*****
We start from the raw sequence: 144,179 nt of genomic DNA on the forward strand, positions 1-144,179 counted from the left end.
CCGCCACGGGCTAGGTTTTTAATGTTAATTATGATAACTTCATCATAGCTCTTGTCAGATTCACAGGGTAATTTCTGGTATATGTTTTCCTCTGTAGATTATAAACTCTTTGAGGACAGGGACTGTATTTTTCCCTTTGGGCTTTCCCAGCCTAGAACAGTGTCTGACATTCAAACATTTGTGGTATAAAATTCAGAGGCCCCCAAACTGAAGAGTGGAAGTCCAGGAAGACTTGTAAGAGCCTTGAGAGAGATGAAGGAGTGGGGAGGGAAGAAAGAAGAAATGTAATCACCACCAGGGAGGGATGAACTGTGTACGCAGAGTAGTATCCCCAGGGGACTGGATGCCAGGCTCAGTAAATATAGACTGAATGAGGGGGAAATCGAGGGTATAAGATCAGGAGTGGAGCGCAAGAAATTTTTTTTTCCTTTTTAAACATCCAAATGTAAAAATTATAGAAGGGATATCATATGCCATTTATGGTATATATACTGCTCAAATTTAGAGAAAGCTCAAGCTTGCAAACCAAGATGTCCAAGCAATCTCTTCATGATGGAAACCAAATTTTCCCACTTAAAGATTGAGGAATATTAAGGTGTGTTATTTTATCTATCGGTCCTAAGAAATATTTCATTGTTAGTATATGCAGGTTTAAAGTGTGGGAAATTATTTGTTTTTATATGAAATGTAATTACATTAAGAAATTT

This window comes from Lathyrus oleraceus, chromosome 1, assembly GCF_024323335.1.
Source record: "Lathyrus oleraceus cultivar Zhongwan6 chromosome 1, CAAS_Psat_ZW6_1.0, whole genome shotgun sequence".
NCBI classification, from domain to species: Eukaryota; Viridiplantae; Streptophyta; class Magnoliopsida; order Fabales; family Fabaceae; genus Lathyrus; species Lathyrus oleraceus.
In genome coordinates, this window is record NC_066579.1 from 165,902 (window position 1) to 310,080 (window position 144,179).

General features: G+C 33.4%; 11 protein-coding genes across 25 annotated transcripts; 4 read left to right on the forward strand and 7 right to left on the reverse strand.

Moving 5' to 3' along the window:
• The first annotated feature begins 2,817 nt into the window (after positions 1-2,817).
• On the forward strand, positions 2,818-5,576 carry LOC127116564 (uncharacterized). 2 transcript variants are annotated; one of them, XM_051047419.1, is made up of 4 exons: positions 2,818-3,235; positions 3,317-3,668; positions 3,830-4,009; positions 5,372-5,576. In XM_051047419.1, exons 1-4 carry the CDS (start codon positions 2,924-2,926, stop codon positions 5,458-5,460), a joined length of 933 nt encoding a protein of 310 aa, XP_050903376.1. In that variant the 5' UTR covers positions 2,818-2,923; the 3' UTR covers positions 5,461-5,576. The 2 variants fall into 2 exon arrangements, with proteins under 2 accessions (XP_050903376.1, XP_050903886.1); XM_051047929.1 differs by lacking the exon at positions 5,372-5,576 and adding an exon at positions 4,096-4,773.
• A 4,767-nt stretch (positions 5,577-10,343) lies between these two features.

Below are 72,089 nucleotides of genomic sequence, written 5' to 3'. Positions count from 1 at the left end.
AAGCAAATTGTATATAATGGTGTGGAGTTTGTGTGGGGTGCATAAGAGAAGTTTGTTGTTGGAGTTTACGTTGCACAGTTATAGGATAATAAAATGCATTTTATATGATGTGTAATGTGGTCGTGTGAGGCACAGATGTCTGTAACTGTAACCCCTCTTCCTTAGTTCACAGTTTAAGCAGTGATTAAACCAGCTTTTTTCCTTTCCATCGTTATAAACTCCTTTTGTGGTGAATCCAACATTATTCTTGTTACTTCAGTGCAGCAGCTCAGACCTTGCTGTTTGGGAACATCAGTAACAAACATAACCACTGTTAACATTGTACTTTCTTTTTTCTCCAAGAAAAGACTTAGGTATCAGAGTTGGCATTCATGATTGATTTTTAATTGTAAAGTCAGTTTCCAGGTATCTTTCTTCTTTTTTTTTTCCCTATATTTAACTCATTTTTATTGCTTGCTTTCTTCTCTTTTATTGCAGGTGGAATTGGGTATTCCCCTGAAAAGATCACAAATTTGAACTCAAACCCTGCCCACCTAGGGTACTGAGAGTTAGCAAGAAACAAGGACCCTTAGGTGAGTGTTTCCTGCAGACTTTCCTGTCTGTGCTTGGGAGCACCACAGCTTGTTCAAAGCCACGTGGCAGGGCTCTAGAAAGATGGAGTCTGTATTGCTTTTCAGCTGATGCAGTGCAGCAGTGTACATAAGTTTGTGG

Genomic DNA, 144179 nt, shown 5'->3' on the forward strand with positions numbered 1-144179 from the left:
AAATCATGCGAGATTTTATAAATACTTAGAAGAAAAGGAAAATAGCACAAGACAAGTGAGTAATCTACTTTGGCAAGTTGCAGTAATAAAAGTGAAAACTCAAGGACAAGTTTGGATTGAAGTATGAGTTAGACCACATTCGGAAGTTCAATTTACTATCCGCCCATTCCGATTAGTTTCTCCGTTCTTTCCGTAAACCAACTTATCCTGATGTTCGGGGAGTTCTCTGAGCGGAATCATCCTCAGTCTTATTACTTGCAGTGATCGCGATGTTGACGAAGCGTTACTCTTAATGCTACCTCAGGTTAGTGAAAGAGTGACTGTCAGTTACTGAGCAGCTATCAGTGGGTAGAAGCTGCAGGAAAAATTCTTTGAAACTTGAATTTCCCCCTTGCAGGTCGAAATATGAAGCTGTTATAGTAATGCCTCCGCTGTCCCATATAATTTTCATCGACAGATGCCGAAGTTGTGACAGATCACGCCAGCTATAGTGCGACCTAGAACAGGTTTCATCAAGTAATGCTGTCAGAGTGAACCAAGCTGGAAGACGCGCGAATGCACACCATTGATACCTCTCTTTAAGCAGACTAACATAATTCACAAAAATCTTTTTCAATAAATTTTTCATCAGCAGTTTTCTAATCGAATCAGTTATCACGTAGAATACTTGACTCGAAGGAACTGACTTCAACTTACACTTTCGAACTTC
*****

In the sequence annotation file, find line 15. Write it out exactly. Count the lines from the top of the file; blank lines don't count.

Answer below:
AAATCATGCGAGATTTTATAAATACTTAGAAGAAAAGGAAAATAGCACAAGACAAGTGAGTAATCTACTTTGGCAAGTTGCAGTAATAAAAGTGAAAACTCAAGGACAAGTTTGGATTGAAGTATGAGTTAGACCACATTCGGAAGTTCAATTTACTATCCGCCCATTCCGATTAGTTTCTCCGTTCTTTCCGTAAACCAACTTATCCTGATGTTCGGGGAGTTCTCTGAGCGGAATCATCCTCAGTCTTATTACTTGCAGTGATCGCGATGTTGACGAAGCGTTACTCTTAATGCTACCTCAGGTTAGTGAAAGAGTGACTGTCAGTTACTGAGCAGCTATCAGTGGGTAGAAGCTGCAGGAAAAATTCTTTGAAACTTGAATTTCCCCCTTGCAGGTCGAAATATGAAGCTGTTATAGTAATGCCTCCGCTGTCCCATATAATTTTCATCGACAGATGCCGAAGTTGTGACAGATCACGCCAGCTATAGTGCGACCTAGAACAGGTTTCATCAAGTAATGCTGTCAGAGTGAACCAAGCTGGAAGACGCGCGAATGCACACCATTGATACCTCTCTTTAAGCAGACTAACATAATTCACAAAAATCTTTTTCAATAAATTTTTCATCAGCAGTTTTCTAATCGAATCAGTTATCACGTAGAATACTTGACTCGAAGGAACTGACTTCAACTTACACTTTCGAACTTC